Acoording to Help:Variable, {{PAGENAMEE}} should not be used as a parameter to {{localurl}}. I changed them to {{PAGENAME}} (without the extra E), and it seems to work fine now. —Ilmari Karonen (talk) 08:02, 19 January 2006 (UTC)

Nested wikitable possible?

Is it possible to nest wikitables? Also, can someone point me to a tutorial or list of options to use within wikitables? Many thanks. — Bellhalla 14:59, 19 January 2006 (UTC)

Sure,
I see
no reason
why
that wouldn't work.

As for the syntax, see Help:Table. —Ilmari Karonen (talk) 16:21, 19 January 2006 (UTC)

Server Converting + into "+" Instead of White Space, in URL

Historically, Wikipedia's web server has taken "/wiki/Elvis+Presley" as part of the URL and converted it to "/wiki/Elvis_Presley".

This is, of course, as it should be, since "+" in a URL represents a whitespace.

But, as of the last week or two, the web server has stopped doing this properly, and the above string will end up coming out "not found" because it tries to send you to an article NAMED "Elvis+Presley", with the plus.

This screws up, for example, the Google desktop/toolbar/taskbar custom searches which most of us have installed and some of us, myself included of couse, have configured to go to Wikipedia's article.

In other words, I've added a "custom search" so that if I type "Elvis Presley" into the google taskbar, then hit control-E to search (instead of enter), it sends me to http://en.wikipedia.org/wiki/Elvis_Presley.

But it encodes it with a + for each whitespace, as is required by the protocal.

But now, instead, it literally sends me to "http://en.wikipedia.org/wiki/Elvis+Presley" -- Click that link and see...it SHOULD be converted to the actual article with the _ in the middle, but it isn't.

I suspect that other automated systems of generating Wikipedia URLs will be encountering the same problem.

What caused the sudden change in parsing, and will it be fixed?Kaz 19:01, 19 January 2006 (UTC)

Actually, the convention that "+" represents a space in only standard in query parameters. Its use elsewhere in URLs is no more standard than the Wikipedia convention of replacing spaces with underscores. The proper encoding for a space, which works anywhere in an URL, is "%20". Alternatively, if you want to continue using "+" for spaces (or can't help it), try using an URL like http://en.wikipedia.org/w/index.php?title=Elvis+Presley. —Ilmari Karonen (talk) 19:14, 19 January 2006 (UTC)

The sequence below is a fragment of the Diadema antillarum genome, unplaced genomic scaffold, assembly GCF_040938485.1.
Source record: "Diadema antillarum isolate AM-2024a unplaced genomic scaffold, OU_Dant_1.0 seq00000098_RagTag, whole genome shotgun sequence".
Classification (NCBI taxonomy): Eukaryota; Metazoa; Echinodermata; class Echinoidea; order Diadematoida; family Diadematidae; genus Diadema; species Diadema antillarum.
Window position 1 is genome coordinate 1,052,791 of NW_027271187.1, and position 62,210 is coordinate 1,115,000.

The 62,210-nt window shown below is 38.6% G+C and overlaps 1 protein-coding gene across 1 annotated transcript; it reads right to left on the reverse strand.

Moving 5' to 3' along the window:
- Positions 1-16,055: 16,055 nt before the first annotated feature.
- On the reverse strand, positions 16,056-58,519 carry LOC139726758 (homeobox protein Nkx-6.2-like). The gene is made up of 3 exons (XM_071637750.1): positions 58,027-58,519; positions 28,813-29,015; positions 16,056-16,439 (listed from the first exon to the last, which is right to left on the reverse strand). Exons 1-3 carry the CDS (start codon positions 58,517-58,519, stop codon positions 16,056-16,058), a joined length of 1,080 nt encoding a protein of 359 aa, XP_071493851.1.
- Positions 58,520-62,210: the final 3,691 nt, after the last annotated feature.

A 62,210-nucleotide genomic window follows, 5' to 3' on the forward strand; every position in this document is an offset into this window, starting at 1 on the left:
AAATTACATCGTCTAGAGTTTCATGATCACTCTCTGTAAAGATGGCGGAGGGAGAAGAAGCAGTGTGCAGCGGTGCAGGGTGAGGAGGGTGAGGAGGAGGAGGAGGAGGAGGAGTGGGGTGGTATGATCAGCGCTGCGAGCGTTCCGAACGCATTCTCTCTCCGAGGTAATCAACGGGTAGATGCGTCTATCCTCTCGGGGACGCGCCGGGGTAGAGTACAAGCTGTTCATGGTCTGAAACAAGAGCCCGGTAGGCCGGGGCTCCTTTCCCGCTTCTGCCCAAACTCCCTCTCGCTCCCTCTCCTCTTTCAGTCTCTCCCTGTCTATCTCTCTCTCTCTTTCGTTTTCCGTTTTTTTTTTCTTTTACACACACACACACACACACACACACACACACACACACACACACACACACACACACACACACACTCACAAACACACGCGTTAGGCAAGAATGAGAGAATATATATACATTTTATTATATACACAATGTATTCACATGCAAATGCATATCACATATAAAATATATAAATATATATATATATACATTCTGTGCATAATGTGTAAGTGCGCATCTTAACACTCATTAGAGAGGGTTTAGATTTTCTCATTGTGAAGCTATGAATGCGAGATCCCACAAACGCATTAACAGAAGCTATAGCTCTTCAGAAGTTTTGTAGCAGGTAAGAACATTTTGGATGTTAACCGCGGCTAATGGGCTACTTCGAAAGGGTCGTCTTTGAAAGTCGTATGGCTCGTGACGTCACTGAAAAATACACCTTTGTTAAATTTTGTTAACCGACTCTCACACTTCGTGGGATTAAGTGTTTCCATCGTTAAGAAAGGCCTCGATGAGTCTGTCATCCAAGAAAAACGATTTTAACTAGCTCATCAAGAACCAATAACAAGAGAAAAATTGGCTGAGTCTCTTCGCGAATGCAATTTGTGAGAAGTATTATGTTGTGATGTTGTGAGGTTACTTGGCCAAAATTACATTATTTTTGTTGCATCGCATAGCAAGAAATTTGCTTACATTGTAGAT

It was changed so links like C++ can work. It is a change in the Apache handlers, I think. It seems logical to me. [[Sam Korn]] 19:17, 19 January 2006 (UTC)
It would be logical if the percentage of entries which absolutely must have a "+" in them were not freakishly small. As it is, this is damned inconvenient for very little benefit.
Ilmari, the fix worked. There should be some announcement about this, though. Being able to add wikipedia to custom searches is really useful, and custom search tools are reasonably popular.Kaz 19:43, 19 January 2006 (UTC)
Custom searches should go through Special:Search, which does still use "+". [[Sam Korn]] 19:46, 19 January 2006 (UTC)
Well, I'd had Google set up with http://en.wikipedia.org/wiki/{1} as the search string, and that'd worked until this conversion. Now http://en.wikipedia.org/w/index.php?title={1} works, but I had been unaware of that, before. There could be other people in a similar predicament. --Kaz 20:29, 19 January 2006 (UTC)
Try setting it up as http://en.wikipedia.org/wiki/Special:Search?search={1}. That'll work even better. [[Sam Korn]] 20:40, 19 January 2006 (UTC)

Line breaks

Is there any chance we can get have a way to do a proper line break? Due to what I assume is a bug, pressing enter once does nothing, and pressing it twice skips a line entirely, meaning there is currently no way to go the the next line, annoyingly enough. --82.7.125.142 21:57, 19 January 2006 (UTC)

Just use <br />.-gadfium 22:28, 19 January 2006 (UTC)

What links here and colons